If your request for donation came via email, there is a chance of it being a phishing attempt. Do not click on the link in the email and volunteer your bank account or credit card information. Tip: Contact the recognized charitable organization directly by phone or their website.
- Travel Scam You’re invited to get a free or inexpensive trip… but you must book it today or the offer expires that evening. If you call, you’ll find out the travel is free but the hotel rates are highly overpriced. Some offer rock-bottom prices but hide certain high fees until you “sign on the dotted line”. Others, in order to give you the “free” something, will make you sit through a timeshare pitch at the destination. Still others can just take your money and deliver nothing. Also, getting your refund, should you decide to cancel, is usually a lost cause, often called a nightmare or mission-impossible. Tip: Research the company, or stick with legitimate services like Travelocity, Expedia, and Priceline (but still watch for hidden fees and refund options).
- Send $5 to Five People, and Get Rich Quick It’s a classic pyramid scheme: you get an email with a list of names, you are asked to send 5 dollars (or so) by mail to the person whose name is at the top of the list, add your own name to the bottom, and forward the updated list to a number of other people. The author of this scam letter painstakingly explains that, if more and more people join this chain, when it’s your turn to receive the money, you might even become a millionaire! Bear in mind that, most times, the list of names is manipulated to keep his name and his buddies on top permanently. Tip: Avoid it: It’s illegal, and you risk being charged with fraud – definitely not something you want on your record, or resume.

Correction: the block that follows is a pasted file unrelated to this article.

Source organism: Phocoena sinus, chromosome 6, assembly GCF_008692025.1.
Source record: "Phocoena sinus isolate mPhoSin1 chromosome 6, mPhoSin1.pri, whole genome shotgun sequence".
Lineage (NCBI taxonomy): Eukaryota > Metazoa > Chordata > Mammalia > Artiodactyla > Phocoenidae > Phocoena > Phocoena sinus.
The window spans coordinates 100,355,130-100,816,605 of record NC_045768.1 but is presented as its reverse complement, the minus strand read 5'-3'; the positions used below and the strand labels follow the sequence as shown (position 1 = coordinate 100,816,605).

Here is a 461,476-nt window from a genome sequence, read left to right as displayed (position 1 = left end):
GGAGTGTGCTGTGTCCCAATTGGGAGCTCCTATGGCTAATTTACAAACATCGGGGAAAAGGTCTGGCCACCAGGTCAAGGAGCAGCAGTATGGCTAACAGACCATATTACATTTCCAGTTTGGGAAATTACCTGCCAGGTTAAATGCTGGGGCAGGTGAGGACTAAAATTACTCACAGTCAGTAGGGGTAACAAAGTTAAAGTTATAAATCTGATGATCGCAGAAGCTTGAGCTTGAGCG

- Turn Your Computer Into a Spam Machine & Make Big Money: You send someone money for instructions on where to go and what to download and install on your computer to turn it into a money-making machine… for spammers. At sign-up, you get a unique ID and you have to give them your PayPal account information for the “big money” deposits you’ll “soon” be receiving. The program that you are supposed to run, sometimes 24/7, opens multiple ad windows, repeatedly, thus generating per-click revenue for spammers. Tip: Delete, avoid, ignore. You’ll waste money and make your computer a playground for thieves.
Some general tips to avoid and prevent cons:
- If it’s not personalized to you (i.e. “a friend/colleague told me I could trust you”) it’s a scam.
- If you are asked to call a certain number that isn’t listed in the e-mail, they’re covering their paths. It’s a scam.
- If it’s a bank wanting verification of your account or username, never click the link to the fake page. It’s very easy to think you’re safely at your bank while they collect your username and password.
- If they’re in a hurry, it’s likely a con. If they get emotional, cut your losses immediately.
- Finally, don’t suffer silently. Social media is a powerful tool for making scammers accountable. Make a video, blog about it, share your story. Sure- you’re embarassed, but you can save a lot of people.